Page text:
(Click on the captions
above to see a larger view of the photo)
If you have found a National
Weather Service (NWS) Radiosonde, it is safe to handle. Photos of NWS radiosondes
are shown above.
If the NWS radiosonde is not seriously damaged (styrofoam
packaging is not broken apart) and was not found floating in water, it can be
sent back to the NWS where it will likely be refurbished and flown again, saving
the NWS the cost of a new instrument. If the radiosonde is damaged, please discard
it in the trash. Follow these instructions for mailing the radiosonde to the NWS:
(1) Cut and discard the string to the burst balloon and orange parachute.
IMPORTANT: On rare occasions the balloon may be found partially inflated with
gas. The gas inside the balloon may be flammable hydrogen. If the balloon is inflated,
stay away from it and contact your local fire department for safe disposal.
Remove and discard the battery inside the radiosonde. NOTE: The radiosonde battery
(generating 8 to 18 volts, depending on the model used) is water soaked and uses
a chemical containing sulfur. If the battery is still active when you find the
radiosonde it may be hot to the touch and emit a strong odor and hissing sound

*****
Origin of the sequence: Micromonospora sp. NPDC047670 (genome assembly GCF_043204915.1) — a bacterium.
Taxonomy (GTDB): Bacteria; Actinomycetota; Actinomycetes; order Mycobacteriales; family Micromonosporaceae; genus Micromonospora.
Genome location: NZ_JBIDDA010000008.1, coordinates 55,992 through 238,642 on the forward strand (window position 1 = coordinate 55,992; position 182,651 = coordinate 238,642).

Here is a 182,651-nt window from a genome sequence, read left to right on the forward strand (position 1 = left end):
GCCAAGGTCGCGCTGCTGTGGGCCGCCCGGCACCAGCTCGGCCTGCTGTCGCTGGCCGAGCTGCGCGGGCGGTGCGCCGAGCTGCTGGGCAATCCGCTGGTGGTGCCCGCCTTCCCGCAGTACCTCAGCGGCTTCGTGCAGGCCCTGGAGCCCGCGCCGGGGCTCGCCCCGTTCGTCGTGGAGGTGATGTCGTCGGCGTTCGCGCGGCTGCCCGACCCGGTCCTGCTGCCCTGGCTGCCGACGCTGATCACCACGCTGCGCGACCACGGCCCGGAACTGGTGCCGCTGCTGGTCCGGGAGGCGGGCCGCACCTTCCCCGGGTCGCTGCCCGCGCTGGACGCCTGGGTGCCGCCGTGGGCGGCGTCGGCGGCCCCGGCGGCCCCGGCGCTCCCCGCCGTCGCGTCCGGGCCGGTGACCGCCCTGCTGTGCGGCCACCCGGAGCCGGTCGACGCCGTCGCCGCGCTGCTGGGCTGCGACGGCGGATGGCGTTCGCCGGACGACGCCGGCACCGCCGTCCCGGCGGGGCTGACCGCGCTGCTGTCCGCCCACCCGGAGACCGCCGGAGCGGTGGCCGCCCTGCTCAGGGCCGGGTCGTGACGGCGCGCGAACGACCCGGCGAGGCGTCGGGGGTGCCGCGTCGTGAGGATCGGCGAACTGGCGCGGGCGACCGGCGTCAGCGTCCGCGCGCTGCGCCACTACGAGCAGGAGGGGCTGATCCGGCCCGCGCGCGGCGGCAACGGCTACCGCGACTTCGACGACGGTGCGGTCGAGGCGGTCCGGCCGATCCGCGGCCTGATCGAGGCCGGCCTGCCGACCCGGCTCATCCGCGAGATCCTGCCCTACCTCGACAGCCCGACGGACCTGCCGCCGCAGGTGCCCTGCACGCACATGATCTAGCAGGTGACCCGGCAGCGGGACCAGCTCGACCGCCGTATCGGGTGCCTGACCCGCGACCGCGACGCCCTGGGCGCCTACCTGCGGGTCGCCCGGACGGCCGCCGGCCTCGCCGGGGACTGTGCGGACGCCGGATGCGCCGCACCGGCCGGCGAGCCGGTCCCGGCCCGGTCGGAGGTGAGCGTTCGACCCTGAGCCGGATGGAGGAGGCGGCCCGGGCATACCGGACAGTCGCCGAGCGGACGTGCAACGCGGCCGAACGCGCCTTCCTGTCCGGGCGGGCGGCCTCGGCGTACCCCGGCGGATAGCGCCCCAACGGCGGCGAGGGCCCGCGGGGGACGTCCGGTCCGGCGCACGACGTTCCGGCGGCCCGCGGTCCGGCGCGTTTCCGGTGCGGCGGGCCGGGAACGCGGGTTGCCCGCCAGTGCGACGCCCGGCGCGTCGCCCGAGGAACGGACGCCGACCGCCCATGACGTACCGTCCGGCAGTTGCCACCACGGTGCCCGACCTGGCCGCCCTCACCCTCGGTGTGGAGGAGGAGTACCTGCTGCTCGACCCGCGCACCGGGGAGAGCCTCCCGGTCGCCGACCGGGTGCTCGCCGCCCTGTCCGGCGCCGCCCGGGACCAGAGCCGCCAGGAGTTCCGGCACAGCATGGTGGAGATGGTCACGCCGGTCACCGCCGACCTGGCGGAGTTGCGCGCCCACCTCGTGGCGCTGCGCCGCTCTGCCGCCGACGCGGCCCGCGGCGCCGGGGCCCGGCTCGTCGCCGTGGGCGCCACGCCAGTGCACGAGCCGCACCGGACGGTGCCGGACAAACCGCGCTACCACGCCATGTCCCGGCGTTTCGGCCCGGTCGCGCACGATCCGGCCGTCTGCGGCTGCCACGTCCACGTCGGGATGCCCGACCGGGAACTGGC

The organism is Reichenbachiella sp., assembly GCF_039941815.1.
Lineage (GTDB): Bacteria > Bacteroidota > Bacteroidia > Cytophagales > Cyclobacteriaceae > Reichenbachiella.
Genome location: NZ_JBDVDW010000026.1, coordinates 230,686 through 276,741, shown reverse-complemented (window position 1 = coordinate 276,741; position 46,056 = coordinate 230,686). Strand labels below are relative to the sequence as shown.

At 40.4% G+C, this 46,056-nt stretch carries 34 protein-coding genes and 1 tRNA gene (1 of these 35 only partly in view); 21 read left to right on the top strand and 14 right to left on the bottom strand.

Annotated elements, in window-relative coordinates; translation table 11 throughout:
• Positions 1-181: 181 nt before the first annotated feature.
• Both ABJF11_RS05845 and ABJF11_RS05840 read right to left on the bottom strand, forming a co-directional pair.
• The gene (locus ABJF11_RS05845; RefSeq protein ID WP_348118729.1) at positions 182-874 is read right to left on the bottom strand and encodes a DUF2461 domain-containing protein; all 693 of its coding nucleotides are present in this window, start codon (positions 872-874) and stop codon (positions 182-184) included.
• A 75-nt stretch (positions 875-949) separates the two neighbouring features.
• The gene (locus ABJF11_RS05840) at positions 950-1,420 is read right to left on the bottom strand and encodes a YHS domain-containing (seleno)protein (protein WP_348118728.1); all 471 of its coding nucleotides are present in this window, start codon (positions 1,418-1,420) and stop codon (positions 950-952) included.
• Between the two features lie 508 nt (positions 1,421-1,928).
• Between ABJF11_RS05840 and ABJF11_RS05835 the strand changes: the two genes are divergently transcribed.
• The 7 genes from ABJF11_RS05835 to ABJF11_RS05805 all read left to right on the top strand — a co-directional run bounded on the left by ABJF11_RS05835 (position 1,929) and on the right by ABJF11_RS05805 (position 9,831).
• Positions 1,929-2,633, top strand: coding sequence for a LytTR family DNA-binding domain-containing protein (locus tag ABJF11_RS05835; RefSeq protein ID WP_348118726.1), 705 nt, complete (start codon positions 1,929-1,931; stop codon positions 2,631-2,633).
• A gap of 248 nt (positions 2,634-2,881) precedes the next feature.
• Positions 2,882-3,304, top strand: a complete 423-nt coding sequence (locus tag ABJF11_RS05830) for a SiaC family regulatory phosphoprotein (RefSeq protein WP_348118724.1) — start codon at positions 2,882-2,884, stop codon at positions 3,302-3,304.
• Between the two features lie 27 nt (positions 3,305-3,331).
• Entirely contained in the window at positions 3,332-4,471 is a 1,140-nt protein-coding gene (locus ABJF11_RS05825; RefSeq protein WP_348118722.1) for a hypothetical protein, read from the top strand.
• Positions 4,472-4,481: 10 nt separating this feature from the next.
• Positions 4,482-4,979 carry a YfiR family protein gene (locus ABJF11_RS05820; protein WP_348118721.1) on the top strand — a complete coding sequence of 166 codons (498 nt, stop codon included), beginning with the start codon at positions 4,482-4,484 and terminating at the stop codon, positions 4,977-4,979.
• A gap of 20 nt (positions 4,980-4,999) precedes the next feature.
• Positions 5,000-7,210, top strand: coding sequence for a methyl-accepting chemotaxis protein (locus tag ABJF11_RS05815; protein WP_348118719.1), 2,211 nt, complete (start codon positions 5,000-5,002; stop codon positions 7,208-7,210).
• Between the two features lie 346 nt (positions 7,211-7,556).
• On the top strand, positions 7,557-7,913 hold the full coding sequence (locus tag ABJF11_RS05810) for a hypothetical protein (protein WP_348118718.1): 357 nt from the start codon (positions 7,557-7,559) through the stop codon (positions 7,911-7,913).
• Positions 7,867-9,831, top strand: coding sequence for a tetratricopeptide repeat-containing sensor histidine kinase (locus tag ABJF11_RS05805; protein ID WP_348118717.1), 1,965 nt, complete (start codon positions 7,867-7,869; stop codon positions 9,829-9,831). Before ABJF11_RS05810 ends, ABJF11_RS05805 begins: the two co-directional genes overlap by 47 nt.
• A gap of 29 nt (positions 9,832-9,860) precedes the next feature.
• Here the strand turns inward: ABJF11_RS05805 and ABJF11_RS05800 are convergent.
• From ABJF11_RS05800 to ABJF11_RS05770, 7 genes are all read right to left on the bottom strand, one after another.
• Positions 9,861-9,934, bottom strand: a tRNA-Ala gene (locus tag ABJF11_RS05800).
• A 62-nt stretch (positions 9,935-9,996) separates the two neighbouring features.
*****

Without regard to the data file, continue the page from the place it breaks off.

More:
for up to several more hours. Keep the instrument outside and wait until the battery
has cooled off before removing it.
(3) Remove the plastic mailbag enclosed
in the radiosonde and place the instrument inside the bag. If the mailbag is missing,
please send an email with your mailing address to firstname.lastname@example.org
and a mailbag will be sent to you.
(4) Hand the radiosonde package
to your mail carrier. Do not leave the package unattended at a post office mailbox
or elsewhere. Postage is prepaid if the instrument is mailed in the United States.
If the instrument is found in Canada or Mexico, postage is not prepaid and the
instrument should be discarded in the trash. More information on radiosondes can
be found here:
If you have any questions on radiosondes, please send an email